His underlying thrust is that funded pension schemes are necessary to cope with developing demographic trends in the West (namely fewer workers supporting a larger number of ex-workers).
Sadly, funded pension schemes will not allow such an escape. Pensions are a "save-now-redeem-later" investment. According to the patterns Mr McRae identifies there are more savers now than redeemers. That trend will change, dramatically, in the early years of the next millennium. At this point people reaching retirement age will seek to sell their (generally) equity-based pension schemes and there will be insufficient new savers to purchase the assets being sold.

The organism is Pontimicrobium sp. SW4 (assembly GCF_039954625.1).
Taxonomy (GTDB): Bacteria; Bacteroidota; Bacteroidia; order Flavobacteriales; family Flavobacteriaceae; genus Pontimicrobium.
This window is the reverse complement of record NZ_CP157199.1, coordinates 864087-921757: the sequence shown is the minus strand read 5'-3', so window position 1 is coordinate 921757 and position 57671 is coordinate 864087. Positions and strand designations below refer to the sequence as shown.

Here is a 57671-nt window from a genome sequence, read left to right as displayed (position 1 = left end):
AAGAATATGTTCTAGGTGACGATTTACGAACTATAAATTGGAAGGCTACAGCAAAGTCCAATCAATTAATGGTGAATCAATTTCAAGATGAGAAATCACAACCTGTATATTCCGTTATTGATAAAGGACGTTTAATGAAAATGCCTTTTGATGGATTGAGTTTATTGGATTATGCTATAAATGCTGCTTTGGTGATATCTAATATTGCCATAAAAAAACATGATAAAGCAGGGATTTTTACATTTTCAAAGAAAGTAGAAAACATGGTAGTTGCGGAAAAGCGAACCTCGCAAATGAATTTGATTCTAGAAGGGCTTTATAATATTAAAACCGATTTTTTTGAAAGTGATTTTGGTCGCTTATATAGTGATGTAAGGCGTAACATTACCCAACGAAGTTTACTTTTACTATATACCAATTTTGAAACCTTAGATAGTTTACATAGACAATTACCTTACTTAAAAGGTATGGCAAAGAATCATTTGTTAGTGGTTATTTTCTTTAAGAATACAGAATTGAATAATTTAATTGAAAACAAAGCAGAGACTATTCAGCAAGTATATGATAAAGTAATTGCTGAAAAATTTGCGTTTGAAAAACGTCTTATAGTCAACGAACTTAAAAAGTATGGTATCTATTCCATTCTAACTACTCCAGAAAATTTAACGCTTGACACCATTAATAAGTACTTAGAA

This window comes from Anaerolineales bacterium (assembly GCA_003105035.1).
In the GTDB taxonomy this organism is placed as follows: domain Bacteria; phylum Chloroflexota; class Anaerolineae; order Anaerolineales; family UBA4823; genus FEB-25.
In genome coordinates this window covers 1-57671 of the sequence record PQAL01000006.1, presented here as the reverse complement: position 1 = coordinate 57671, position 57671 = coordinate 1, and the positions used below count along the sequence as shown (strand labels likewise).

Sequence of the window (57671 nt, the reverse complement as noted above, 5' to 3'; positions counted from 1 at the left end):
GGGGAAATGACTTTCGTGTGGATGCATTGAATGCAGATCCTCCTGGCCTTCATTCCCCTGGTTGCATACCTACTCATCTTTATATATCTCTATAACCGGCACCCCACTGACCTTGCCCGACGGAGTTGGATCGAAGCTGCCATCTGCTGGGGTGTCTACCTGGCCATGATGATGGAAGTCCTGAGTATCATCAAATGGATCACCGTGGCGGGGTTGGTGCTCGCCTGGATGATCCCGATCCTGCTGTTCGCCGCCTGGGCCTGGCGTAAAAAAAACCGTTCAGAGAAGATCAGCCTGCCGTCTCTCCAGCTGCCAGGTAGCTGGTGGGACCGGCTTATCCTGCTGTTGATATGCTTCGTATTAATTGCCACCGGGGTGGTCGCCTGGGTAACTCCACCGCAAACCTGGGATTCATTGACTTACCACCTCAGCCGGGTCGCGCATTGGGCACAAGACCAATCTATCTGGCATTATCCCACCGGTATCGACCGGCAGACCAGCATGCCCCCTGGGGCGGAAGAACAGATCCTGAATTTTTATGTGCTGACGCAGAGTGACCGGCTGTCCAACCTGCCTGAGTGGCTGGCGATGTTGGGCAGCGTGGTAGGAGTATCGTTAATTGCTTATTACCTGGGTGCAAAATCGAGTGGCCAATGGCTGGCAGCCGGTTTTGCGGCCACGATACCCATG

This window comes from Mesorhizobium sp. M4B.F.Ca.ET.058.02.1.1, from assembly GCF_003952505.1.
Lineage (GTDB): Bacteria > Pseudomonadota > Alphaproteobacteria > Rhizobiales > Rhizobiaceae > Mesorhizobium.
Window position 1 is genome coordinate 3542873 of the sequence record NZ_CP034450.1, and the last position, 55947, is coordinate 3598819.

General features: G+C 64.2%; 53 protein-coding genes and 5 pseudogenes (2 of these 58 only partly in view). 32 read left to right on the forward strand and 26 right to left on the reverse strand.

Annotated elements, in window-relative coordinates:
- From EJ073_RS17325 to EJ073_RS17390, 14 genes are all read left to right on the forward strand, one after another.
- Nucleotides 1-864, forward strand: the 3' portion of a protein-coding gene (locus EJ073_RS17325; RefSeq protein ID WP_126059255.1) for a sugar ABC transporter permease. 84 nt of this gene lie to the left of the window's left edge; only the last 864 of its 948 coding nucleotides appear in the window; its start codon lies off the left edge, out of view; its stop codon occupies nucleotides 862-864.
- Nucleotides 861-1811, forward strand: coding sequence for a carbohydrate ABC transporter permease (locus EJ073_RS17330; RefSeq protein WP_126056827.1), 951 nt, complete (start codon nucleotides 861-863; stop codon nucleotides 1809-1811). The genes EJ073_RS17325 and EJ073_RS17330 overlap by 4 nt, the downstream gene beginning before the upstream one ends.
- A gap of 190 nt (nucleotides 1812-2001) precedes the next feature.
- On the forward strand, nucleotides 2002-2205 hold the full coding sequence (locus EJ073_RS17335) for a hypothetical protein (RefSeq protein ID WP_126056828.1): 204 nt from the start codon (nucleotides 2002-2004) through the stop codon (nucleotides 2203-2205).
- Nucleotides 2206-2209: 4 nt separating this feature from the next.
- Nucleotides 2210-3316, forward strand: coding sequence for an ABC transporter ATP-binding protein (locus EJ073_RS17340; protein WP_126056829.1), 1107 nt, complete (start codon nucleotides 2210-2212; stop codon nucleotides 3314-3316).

If welfare funds become a new "net investor" in the stock market the problem will worsen. This issue is quite general. For the last decade or so in the UK (and longer in the US and Japan) there has been a net investment in funded pension schemes. Because the number of investors in such schemes exceeded the number cashing in their pensions there has been a pent-up demand for equity investments that has driven stock prices up. In 20 years' time demographic patterns dictate that this will re- verse and sellers, out-numbering buyers, will force buyers down. This will harm our children who will be forced to invest in a structurally falling market.
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